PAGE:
When the Osage City Council met on Sept. 7, resident Craig Mennenga raised the issue of the flooding that occurred in town after the last torrential rainfall, saying he believed it was a sewer backup problem at the pump station.
Three years ago, the alarm failed because of a lightning strike, according to Mennenga, who lives in the Sunshine Avenue area.
“This year, I was told the alarm went out when water flooded,” he said. “So my question is, are we going to do anything to change the position of the alarm so it is not impacted by influx of water or a lightning strike?
“The bridge on that road blocks the water from going through, so that’s another issue.”
Mennenga said the community had experienced more than one 100-year floods within the last few years.
“It seems like we’re getting worse storms around the whole world, not just here,” he said.
“The only other thing we can do,” public works director Jerry Dunlay said, “the city spent $3 million lining the whole town…. People had water who had never had it. Well, it proves our pipes aren’t taking it out there, it’s making it go elsewhere.
“The next move for the city would be a process to plug manholes and put smoke in.”
A test such as this pushes smoke throughout the system, and if there are breaks in the line, the smoke will find the break and exit. Dunlay said it would be the cheapest way to fix any problems.
“I guarantee that the lift station would not be overrun,” he said. “Because I notice houses in [Mennenga’s area] that are pumped directly to the sanitary. And a four-inch pipe hooked into a six-inch sanitary, that’s a lot of water.”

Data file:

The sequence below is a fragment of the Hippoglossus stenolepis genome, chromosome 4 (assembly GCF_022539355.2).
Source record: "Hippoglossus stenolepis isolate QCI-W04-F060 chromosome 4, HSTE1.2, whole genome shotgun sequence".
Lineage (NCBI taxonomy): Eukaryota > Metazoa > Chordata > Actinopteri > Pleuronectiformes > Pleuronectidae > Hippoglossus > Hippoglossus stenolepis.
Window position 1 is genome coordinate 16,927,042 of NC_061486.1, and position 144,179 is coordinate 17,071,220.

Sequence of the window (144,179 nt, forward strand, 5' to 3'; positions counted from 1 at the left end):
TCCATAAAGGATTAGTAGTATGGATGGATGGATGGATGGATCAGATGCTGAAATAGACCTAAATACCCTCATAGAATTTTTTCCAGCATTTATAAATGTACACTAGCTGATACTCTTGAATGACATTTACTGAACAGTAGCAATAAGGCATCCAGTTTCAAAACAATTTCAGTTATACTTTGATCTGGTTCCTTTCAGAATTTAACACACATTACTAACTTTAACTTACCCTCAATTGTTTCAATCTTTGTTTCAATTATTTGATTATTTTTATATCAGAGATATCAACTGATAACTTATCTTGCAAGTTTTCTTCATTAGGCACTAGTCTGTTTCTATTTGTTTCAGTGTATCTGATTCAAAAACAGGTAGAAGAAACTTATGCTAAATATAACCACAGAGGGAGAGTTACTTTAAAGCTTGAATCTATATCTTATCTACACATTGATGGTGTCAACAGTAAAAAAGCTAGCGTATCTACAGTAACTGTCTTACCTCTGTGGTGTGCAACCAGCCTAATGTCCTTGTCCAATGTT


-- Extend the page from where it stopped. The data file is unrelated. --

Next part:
Mitchell County Supervisor Jim Wherry said he believed that one way or another the problem needed addressed.
“Personally, I think they need some answers,” he said. “Because it’s happened a number of times, and their basements have been damaged a number of times. They need some assurances here.”
Dunlay noted that a town could not build infrastructure to withstand 10-inch rainfall events.
“I know that, but you can do things to mitigate the amount of water,” Wherry said. “It seems like the pump out there is a Band-Aid that isn’t working anymore. Something needs to take place so that doesn’t happen to these people anymore.”
Mayor Steve Cooper said the city was aware of the problem, and 20 years ago a resident who lived in Mennenga’s area had the same problem. He acknowledged that Dunlay believes a great deal of water is pushed through the system that should not go through.
“We’ll take a look at the next step,” Cooper said. “With any rain this hard, the sewer pipe gets overwhelmed with water. It shouldn’t be doing that.”
Jason W. Selby is the community editor for the Mitchell Country Press News. He can be reached at 515-971-6217, or by email at email@example.com.